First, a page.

Pakistan and India said Wednesday they had shot down each other's warplanes, in a dramatic escalation of the dangerous confrontation between the nuclear-armed rivals.
Pakistan said it downed two Indian jets in its airspace and captured two pilots, but insisted it does not "want to go towards war" with its neighbour.
India confirmed the loss of one of its planes and said it had shot down a Pakistani fighter jet, in a conflict played out over the skies of the disputed Himalayan region of Kashmir.
In a sign of the deepening crisis, Pakistan closed its airspace "until further notice". At least six airports were shuttered in India, and a vast area of airspace north of New Delhi was closed to civilian flights.
A Pakistani military spokesman said that one of the downed Indian planes had fallen in Pakistani-held Kashmir, while the other came down on the Indian side of the heavily militarised de facto border dividing the territory.
"We do not want escalation, we do not want to go towards war," Major General Asif Ghafoor told a press conference, calling for talks with New Delhi.
One of the captured pilots was in custody and the other was in hospital, he said.
Ghafoor said the jets had been shot down after Pakistani planes earlier flew across the Line of Control, the de facto border in Kashmir, to the Indian side in a show of strength, hitting non-military targets including supply depots.
Afterwards, he said, the two Indian planes crossed the LoC into Pakistani airspace.
"The Pakistan Air Force was ready, they took them on, there was an engagement. As a result both the Indian planes were shot down and the wreckage of one fell on our side while the wreckage of the other fell on their side," he said.
He denied initial reports that a Pakistan plane had been shot down, saying accounts an F-16 had been lost were incorrect as none were used in the action.
Later, Indian foreign ministry spokesman Rajeesh Kumar announced that a Pakistan jet was hit as it took part in an operation "to target military installations on the Indian side".
"The Pakistani aircraft was seen by ground forces falling from the sky on the Pakistan side," he told a briefing.
"In this engagement, we have unfortunately lost one Mig-21. The pilot is missing in action. Pakistan has claimed that he is in their custody."
In a separate incident, a helicopter crashed and exploded into flames outside the main city of Srinagar in Indian-administered Kashmir, killing three people, officials said, adding they were investigating the cause.
The incidents are the latest in a dangerous sequence of events between the two countries, whose ties have been under intense strain since a February 14 suicide bombing in Indian Kashmir that killed 40 troops.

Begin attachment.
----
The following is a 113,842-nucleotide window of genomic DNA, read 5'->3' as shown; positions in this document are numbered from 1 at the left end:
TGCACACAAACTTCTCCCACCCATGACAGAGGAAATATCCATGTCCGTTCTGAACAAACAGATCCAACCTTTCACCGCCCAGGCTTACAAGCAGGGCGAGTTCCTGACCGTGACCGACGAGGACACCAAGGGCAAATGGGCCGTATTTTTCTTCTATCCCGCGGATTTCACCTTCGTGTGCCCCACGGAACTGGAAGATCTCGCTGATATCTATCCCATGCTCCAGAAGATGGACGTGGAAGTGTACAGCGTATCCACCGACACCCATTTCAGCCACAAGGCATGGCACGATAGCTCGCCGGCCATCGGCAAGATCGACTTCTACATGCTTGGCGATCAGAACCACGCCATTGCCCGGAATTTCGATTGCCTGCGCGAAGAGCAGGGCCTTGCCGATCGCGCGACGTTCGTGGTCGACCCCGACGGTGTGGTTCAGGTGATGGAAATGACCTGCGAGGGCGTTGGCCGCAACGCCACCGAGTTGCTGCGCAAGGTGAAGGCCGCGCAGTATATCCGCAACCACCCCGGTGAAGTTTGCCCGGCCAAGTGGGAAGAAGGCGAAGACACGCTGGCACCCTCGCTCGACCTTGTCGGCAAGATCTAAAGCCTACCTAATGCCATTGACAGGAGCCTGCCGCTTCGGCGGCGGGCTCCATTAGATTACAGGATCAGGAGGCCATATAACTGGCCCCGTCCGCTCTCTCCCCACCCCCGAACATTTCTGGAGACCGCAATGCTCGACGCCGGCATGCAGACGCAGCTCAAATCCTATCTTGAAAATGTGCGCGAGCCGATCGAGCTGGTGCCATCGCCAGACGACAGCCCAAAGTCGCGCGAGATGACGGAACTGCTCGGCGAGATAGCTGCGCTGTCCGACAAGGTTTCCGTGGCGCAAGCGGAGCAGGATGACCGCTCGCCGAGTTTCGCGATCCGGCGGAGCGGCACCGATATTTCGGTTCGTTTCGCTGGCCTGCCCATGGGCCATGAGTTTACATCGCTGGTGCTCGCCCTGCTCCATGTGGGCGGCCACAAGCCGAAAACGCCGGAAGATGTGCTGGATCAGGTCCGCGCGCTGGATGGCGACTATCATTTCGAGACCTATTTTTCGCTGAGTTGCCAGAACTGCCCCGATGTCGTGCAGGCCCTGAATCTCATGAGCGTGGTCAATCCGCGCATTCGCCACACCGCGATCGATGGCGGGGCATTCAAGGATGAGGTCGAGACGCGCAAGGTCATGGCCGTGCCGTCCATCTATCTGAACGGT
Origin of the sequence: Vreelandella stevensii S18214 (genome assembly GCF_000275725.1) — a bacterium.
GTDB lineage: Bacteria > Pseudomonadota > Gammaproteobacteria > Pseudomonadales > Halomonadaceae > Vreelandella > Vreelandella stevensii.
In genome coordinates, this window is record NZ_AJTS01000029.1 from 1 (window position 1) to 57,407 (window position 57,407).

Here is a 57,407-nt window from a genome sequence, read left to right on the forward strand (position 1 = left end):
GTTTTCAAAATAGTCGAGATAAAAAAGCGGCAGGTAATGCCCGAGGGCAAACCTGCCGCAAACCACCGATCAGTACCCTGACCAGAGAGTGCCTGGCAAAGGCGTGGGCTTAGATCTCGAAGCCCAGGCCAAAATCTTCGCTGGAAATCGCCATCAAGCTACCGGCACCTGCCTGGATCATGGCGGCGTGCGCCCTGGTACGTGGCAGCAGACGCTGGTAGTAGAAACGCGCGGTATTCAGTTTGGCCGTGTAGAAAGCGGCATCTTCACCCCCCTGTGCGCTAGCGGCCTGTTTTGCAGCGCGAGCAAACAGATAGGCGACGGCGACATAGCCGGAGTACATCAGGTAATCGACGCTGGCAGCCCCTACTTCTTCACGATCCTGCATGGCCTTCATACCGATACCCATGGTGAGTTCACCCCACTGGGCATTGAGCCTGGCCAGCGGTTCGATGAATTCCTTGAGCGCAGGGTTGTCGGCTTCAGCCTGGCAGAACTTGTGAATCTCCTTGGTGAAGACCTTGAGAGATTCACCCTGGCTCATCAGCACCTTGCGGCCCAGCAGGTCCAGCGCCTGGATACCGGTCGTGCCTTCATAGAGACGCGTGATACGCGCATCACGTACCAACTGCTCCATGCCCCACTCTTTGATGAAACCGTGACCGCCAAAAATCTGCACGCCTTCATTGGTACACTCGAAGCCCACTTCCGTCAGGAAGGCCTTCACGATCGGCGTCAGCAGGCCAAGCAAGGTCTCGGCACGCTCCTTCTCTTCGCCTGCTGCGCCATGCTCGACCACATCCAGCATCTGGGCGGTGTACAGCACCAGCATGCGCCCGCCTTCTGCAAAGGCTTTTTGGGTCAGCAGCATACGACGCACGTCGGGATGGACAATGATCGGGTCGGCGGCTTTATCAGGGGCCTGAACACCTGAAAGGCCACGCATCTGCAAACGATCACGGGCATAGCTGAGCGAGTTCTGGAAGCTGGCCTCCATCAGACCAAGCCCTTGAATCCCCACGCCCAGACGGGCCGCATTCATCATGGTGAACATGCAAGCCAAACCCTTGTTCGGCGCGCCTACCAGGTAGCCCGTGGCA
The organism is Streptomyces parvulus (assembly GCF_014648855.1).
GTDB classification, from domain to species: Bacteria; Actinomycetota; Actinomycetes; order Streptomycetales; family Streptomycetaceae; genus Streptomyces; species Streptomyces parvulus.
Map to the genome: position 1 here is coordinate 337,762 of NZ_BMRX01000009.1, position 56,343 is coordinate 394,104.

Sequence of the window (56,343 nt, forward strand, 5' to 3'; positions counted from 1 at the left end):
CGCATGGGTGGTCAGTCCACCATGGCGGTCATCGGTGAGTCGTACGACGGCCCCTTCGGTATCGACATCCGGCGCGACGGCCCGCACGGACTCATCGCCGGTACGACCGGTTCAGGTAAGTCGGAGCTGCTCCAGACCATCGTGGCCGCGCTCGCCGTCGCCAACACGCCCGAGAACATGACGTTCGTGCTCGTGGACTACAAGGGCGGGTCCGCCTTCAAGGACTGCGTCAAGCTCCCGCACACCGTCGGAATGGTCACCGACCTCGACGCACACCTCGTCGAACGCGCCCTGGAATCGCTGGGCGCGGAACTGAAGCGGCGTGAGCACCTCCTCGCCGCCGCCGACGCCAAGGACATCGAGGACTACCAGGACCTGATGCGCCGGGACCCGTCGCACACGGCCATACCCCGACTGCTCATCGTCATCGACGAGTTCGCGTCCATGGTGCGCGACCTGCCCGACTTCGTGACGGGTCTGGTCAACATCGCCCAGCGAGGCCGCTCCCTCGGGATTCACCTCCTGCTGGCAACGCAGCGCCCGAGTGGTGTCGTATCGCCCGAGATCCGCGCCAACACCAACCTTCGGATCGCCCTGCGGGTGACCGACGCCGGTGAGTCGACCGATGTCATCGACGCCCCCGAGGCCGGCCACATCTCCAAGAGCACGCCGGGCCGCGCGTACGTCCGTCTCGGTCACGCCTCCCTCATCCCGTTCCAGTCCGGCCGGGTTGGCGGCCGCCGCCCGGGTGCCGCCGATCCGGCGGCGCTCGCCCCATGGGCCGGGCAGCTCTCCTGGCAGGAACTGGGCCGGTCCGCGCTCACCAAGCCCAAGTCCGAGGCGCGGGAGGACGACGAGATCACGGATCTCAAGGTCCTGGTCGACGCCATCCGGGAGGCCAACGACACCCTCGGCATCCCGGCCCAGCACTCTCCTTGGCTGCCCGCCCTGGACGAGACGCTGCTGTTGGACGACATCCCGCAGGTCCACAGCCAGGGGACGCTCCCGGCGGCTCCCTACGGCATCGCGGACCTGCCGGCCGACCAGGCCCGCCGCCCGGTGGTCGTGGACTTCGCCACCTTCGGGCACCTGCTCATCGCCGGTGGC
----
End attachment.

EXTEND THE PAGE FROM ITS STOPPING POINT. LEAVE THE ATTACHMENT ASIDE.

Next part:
New Delhi had promised to act, and on Tuesday its warplanes flew into Pakistani airspace and struck what it said was a camp of Jaish-e-Mohammed (JeM), the militant group that claimed the Kashmir bombing.
It was India's first air strike on Pakistani soil since the neighbours fought a war in 1971, when neither had nuclear weapons.
Islamabad, while denying the Indian strike caused any major damage or casualties, quickly vowed to retaliate, fuelling fears of a disastrous confrontation in South Asia.
Earlier Wednesday, the Indian foreign minister sought to ease the situation by downplaying Tuesday's strike, repeating Indian claims that it had been a pre-emptive attack on JeM as the group planned further assaults.
"India does not wish to see further escalation of this situation. India will continue to act with responsibility and restraint," Sushma Swaraj said during talks in China with her counterparts from Beijing and Moscow.
The US, along with China and the European Union, have called for cooler heads to prevail.
"We encourage India and Pakistan to exercise restraint, and avoid escalation at any cost," US Secretary of State Mike Pompeo said after speaking with his counterparts from both countries.
China Wednesday again urged the two sides to "exercise restraint" and seek dialogue.
The confrontation represents the first major foreign policy crisis for Pakistani Prime Minister Imran Khan, who is believed to be close to the powerful military and who came to power last year vowing to seek dialogue with New Delhi.
Pakistan has denied involvement in the Kashmir bombing on February 14.
While India has consistently accused its neighbour of supporting extremist groups, Pakistan has equally vehemently denied any role in attacks in India and its only Muslim-majority state, Kashmir.
The Himalayan region has been divided between India and Pakistan since independence in 1947. They have fought two of their three wars over the territory.
Previously, the US and other members of the international community have acted to defuse tensions.
"If I were Washington, I'd be in overdrive making phone calls and signalling that it wants tensions to be de-escalated now," said Moeed Yusuf, an expert at the US Institute of Peace in Washington.
"The risks of letting this play out are too great."